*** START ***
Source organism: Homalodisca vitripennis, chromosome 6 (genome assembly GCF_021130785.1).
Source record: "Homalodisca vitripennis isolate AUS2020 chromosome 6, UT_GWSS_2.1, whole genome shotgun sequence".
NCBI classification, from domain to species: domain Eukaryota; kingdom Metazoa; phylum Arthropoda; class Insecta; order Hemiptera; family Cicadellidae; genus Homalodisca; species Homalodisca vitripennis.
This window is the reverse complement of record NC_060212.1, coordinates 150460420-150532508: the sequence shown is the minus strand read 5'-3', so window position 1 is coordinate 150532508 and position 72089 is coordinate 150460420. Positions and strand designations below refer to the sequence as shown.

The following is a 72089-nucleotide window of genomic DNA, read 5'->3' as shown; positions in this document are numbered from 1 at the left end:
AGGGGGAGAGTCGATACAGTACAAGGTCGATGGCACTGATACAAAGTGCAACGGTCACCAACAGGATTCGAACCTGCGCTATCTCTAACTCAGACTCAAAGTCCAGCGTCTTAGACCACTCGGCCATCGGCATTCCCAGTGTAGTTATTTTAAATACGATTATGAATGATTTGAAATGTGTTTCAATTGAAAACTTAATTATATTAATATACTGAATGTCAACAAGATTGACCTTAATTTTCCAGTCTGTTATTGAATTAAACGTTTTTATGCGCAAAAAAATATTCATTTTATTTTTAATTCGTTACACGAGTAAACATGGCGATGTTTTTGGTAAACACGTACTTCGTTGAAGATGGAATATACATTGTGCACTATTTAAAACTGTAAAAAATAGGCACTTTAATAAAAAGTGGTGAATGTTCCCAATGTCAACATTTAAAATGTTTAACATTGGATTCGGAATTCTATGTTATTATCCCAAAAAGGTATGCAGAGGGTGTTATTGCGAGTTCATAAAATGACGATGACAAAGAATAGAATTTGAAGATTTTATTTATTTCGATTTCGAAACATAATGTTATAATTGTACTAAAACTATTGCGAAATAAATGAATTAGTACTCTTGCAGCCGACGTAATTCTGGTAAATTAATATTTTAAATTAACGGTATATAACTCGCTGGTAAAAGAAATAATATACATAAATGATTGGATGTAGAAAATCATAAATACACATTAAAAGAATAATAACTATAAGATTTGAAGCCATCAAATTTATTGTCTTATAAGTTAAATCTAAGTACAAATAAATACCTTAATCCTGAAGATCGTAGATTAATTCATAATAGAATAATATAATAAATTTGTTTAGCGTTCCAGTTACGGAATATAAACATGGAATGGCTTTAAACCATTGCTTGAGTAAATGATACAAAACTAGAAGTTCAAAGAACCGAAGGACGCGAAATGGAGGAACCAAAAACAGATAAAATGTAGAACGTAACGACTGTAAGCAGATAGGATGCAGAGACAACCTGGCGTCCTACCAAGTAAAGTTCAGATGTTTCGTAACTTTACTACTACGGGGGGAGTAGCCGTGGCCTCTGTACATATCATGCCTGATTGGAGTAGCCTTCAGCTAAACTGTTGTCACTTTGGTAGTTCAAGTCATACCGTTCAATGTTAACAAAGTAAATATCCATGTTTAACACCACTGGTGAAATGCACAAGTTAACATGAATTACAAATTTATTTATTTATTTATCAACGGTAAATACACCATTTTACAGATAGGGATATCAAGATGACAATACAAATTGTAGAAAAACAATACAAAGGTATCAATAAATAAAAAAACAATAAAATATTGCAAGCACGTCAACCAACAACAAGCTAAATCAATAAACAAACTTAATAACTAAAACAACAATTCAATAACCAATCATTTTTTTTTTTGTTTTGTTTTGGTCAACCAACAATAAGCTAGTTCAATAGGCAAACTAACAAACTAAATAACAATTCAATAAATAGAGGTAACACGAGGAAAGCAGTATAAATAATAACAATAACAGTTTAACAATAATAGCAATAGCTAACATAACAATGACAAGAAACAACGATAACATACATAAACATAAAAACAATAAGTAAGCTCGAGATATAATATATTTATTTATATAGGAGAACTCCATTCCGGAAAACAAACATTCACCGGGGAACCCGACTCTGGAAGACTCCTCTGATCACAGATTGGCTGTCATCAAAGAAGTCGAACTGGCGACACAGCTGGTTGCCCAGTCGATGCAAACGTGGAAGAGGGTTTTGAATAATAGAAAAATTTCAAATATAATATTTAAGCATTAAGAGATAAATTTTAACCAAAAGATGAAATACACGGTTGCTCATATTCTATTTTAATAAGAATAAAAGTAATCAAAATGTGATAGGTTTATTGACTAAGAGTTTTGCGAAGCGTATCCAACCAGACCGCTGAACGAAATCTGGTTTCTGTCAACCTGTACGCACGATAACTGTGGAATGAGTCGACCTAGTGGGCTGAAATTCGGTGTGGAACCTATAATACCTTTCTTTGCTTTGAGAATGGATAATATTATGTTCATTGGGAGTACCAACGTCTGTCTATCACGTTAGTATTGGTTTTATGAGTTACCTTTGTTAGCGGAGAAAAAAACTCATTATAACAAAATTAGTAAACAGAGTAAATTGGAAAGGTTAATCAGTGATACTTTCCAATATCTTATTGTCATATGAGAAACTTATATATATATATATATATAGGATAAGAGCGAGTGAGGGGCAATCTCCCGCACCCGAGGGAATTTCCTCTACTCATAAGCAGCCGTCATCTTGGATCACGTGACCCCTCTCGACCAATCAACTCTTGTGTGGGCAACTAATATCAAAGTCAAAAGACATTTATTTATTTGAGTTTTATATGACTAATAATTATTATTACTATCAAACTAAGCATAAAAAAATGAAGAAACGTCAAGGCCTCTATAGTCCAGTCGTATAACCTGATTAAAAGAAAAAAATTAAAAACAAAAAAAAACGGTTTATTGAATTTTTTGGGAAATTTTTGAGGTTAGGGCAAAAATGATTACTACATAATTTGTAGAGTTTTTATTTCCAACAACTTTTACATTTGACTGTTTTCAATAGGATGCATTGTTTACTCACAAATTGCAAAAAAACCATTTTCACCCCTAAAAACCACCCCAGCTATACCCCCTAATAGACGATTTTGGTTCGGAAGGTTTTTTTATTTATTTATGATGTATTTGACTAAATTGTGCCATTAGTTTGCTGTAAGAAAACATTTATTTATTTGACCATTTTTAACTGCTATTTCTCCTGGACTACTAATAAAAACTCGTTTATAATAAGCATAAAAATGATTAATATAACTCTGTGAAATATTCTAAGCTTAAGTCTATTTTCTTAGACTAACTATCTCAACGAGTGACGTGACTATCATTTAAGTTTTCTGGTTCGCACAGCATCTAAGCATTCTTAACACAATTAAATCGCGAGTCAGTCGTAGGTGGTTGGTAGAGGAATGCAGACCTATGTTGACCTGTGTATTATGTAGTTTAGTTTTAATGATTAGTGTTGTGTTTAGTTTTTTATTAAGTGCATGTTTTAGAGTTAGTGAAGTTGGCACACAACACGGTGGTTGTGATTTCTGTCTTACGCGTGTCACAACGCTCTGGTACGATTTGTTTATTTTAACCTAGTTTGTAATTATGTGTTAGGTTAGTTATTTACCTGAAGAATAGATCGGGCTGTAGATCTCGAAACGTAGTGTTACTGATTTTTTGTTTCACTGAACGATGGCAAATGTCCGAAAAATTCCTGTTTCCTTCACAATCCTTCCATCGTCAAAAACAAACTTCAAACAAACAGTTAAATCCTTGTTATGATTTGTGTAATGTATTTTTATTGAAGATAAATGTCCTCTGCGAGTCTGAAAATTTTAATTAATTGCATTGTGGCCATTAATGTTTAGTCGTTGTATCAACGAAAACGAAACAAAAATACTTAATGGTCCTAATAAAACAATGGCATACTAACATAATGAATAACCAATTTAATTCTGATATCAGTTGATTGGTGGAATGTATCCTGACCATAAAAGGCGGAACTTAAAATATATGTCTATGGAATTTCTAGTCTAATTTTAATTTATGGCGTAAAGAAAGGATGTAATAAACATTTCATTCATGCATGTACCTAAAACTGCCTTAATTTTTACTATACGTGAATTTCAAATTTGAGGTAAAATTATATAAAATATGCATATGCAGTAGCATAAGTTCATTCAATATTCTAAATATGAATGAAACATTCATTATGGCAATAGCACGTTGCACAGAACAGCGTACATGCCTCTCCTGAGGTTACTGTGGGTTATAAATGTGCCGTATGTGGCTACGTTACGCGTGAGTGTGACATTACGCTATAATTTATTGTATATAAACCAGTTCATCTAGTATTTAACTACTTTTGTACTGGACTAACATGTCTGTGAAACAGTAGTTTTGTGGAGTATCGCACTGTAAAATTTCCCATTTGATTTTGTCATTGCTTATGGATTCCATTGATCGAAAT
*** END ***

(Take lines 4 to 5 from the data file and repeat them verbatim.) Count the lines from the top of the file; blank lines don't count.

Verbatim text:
This window is the reverse complement of record NC_060212.1, coordinates 150460420-150532508: the sequence shown is the minus strand read 5'-3', so window position 1 is coordinate 150532508 and position 72089 is coordinate 150460420. Positions and strand designations below refer to the sequence as shown.

The following is a 72089-nucleotide window of genomic DNA, read 5'->3' as shown; positions in this document are numbered from 1 at the left end: